Saturday, June 14, 2014
Updated June, 2016
My life has consisted of unpredictable severe and incapacitating pain, vomiting until breaking all the blood vessels in my face, accompanied by irritable bowel attacks as my body revolts against the enemy within. My blood pressure has dropped out of sight, literally.
I have suffered with migraines for forty-eight years. I lived with the hope that my migraines would ease with age, as did my paternal grandmother, but it was not to be. Instead, they have become more frequent.
I have always needed accommodations. I was the kid embarrassed by having to raise my hand to go to the nurse's office, stopping by the bathroom to vomit then laying on the cot waiting until I could get home, hoping I didn't lose my lunch or my bowels on the bus. I was the young adult who had to retreat to a dark room while in college and miss classes that I should not miss. I remember my first REAL job as a young adult and working with a very kind woman, who always made sure I had a dark place to go.
No difference came with age other than the advent of Imitrex, which has made my life more bearable, though it does not work as well as it once did. I have been made to feel that I created this problem. I have lived long enough to be judged as a neurotic middle aged woman who couldn't deal with life, and I have lived knowing the statistics of having a stroke as I age into later life, because I am a migraineur.
My brain has felt ready to explode, I have prayed for a hot poker to relieve the pressure behind my right eye. If you are a migraineur reading this, you know exactly the other things I have prayed for too. I know what transitioning is. I have lost my vision; have prodromal (early symptoms) of eye lid dropping and my right eye crossing. Sometimes after vomiting, it will move to the left, that is when I know my nightmare will soon lessen. I have tried every drug known to man to prevent them; nothing works.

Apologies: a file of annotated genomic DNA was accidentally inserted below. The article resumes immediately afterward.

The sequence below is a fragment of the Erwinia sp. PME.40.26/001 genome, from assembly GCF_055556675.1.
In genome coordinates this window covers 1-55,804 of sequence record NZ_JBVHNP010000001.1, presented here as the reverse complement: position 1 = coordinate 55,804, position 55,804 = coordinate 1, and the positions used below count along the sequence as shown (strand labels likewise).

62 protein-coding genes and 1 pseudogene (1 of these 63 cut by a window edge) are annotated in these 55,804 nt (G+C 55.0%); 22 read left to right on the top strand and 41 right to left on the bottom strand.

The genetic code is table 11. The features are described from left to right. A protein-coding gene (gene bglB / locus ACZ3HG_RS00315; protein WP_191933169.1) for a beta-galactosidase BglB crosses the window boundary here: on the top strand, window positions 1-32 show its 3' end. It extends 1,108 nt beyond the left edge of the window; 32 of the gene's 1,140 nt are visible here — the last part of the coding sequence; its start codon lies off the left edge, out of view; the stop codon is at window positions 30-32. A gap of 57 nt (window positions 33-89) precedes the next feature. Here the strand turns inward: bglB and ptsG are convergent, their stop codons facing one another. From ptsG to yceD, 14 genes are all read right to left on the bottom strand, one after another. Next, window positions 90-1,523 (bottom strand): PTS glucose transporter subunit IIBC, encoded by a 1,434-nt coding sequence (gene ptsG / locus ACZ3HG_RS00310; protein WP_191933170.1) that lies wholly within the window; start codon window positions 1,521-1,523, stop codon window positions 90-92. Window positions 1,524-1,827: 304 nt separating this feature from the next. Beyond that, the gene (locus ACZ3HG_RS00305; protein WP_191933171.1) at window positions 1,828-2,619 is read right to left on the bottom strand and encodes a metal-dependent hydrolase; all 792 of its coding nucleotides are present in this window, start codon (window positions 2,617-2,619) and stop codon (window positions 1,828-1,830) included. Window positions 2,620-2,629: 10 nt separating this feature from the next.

I have been poked and prodded, promised miracle injections that didn't work. I have had Botox(T) in my neck, which rendered me in so much pain I cried every day until it wore off, that was several months. (I will clarify that the Botox was to treat my cervical degeneration, not the migraine protocol.)
Yes, I have lived the migraine life. There is no other pain like it, and I have plenty of other pain conditions to boot. We all know that even after an attack leaves, we do not feel like tripping through a field of flowers as pharmaceutical ads imply—If only. We have come a long way in understanding them, but we have miles to go before we sleep.
Help change the world. Raise awareness for migraine treatment and prevention. Join a group like the AHMA, follow AmericanHeadache Society. Even if you don't have them often, you know you never want them again.
My first blog of the month is here.
~ • ~ • ~ • ~ • ~ • ~
"Adversity is only an obstacle if we fail to see opportunity."
Celeste Cooper, RN
Celeste’s Website: http://CelesteCooper.com
Learn more about what you can do to help your body function to its potential in the books you can find here on Celeste's blog. Subscribe to posts by using the information in the upper right hand corner or use the share buttons to share with others.
All answers and blogs are based on the author's opinions and writing and are not meant to replace medical advice.